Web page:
This stalwart young fashion indie has doubled in size by adding a pharmacy-styled department which dispenses a healthy dose of fun to its customers
Sometimes old friends have the capacity to surprise - coming up with something new and making you stop and think about your relationship to them. When this happens, you tend to reassess the whole person, not just the part that has proved attention grabbing.
Something of the kind also applies in retail and Richmond Classics, an independent on Bournemouth’s aptly named Richmond Hill, has taken possession of a large first floor space that was adjacent to the existing store. In so doing, not only has it gone from a shade over 4,000 sq ft to about 8,000 sq ft, but the geography of the store has permitted the creation of an almost autonomous fashion “pharmacy” where, according to owner Keith McNicol, you can find a cure for your “fashion illness”.
In fairness, the “pharmacy” part of Richmond Classics has been in existence since 2001 but on a much smaller scale and as part of the original shop, which has traded for 22 years. The new section, which opened at the end of last year, shows what can be done with a little imagination. And in expanding into the new space, much of the original store has had to be remerchandised and a new women’s shop has been created.
McNicol says that since its inception, Richmond Classics has been evolving and that it continues to do so. In the autumn, at the rear of the pharmacy, a new “university of fashion” is set to open - an area selling collegiate sweatshirts and jogging bottoms. It’s about giving shoppers a reason to return to the shop.
Key looks and merchandise mix
The space in this shop is divided roughly 70/30 between menswear and womenswear. Womenswear, says McNicol, is more difficult to sell than menswear as there tends to be a concentration on disposability and, consequently, on lower prices. Practically, this means price points in the women’s shop are lower than in the men’s areas.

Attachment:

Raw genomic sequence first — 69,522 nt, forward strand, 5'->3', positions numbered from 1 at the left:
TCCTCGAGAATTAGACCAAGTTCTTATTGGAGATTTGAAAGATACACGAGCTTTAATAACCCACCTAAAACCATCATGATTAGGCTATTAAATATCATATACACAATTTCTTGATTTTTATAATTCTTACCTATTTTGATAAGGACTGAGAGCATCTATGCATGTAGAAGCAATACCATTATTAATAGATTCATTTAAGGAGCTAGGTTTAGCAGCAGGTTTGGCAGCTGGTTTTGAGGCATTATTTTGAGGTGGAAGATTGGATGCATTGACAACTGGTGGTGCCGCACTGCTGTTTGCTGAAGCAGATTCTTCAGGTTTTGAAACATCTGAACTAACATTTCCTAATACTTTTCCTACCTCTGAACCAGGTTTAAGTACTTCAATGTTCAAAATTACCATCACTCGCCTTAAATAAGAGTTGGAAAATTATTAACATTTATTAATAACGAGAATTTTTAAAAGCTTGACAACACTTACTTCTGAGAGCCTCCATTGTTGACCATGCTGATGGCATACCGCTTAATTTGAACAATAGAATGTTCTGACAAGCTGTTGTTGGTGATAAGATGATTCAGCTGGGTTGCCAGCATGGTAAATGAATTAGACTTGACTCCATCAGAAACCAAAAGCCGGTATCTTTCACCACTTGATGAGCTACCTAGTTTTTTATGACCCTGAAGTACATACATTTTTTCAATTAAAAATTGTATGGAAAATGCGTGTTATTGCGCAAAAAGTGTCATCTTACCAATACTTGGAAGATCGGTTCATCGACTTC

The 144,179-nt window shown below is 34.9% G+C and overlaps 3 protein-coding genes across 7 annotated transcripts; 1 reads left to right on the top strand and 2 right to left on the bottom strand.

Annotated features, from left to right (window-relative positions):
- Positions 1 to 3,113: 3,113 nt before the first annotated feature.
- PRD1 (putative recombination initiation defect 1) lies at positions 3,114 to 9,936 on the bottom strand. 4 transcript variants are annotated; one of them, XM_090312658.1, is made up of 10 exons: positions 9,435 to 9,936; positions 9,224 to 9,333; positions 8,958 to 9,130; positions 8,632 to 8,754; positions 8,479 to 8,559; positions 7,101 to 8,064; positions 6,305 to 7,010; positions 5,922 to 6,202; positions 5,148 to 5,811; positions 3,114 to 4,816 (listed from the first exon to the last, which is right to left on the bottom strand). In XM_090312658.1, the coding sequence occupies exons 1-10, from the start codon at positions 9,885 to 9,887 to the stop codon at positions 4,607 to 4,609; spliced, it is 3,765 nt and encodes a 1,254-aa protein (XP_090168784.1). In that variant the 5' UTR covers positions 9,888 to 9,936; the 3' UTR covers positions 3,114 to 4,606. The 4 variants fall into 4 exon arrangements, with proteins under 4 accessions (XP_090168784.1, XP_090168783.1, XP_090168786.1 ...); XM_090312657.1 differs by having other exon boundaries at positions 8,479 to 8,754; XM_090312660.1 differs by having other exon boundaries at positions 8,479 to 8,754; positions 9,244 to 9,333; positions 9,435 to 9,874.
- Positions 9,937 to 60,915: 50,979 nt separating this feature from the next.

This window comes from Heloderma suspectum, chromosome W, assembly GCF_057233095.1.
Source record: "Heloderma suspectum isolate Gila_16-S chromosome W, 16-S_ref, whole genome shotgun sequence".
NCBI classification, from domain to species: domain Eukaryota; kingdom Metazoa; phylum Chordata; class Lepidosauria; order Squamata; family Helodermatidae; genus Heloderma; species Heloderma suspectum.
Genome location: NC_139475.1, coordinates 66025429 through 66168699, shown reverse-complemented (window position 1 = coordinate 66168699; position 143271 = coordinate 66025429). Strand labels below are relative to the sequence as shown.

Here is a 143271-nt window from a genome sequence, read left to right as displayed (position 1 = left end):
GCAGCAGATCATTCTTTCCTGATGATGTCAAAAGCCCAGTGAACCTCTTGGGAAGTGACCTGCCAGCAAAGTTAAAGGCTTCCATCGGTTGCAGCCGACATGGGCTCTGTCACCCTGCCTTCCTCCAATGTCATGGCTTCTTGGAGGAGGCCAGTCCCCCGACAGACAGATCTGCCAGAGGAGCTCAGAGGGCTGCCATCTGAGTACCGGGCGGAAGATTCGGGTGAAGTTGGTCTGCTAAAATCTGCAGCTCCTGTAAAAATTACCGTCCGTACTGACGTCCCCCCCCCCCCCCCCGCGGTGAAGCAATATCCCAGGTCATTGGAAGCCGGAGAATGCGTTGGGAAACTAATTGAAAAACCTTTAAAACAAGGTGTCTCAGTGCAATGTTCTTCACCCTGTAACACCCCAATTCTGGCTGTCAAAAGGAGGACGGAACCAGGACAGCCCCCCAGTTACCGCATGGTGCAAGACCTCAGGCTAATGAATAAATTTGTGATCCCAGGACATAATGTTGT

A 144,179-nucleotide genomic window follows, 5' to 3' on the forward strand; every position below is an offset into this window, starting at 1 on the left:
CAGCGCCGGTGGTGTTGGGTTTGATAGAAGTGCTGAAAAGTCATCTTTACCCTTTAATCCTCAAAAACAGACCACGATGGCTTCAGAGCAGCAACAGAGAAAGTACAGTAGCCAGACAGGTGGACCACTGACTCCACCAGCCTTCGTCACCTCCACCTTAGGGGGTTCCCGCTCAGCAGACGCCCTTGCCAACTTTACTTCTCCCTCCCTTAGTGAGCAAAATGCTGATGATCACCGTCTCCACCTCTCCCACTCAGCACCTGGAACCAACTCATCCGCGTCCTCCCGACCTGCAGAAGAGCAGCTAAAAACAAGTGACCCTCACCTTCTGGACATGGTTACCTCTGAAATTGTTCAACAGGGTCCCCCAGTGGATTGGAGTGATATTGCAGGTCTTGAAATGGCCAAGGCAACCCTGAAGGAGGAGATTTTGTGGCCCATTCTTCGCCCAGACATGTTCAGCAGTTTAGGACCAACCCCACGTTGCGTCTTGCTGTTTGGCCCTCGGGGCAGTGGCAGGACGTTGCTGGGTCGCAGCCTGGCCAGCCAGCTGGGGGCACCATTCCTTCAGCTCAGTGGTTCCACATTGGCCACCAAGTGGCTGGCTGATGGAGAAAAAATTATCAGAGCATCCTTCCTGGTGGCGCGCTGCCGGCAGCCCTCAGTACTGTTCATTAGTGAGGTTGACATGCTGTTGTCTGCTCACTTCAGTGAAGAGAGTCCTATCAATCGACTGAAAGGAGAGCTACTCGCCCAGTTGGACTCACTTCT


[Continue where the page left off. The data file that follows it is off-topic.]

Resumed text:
There is, however, a very wide range. McNicol highlights the toys, imported from the US, housed in a glass case and which start at £4, which are intended to act as an introduction to Richmond Classics for very young shoppers. He makes the point, however, that “if people can afford everything in my shop, then I’m not doing my job properly. There have to be some aspirational pieces.”
For men there are commodity pieces, such as the polo shirts from Lyle & Scott and Fred Perry at £44.99 and £49.99 respectively, but there are suits at £750 and even jackets that hover around the £1,000 mark.
Diesel gets a fair showing, and perhaps less well-known are the top-end PRPS and King Krash jeans ranges from the US.
On the women’s side, the top prices are provided by Ugg and Juicy Couture merchandise, which McNicol says are for the “converted”, but after that the more price-conscious nature of the offer kicks in from brands such as Siren and Holster.
It’s one of McNicol’s big claims that he doesn’t do things by the book and this is immediately apparent in the choice of display fixtures.
Nowhere is this more evident than in the pharmacy section, where McNicol has raided items from hospitals being closed down to vending machine suppliers with old machines they need to get off their hands. The latter have had their glass fronts removed and are used as fixtures for showing off laid jeans.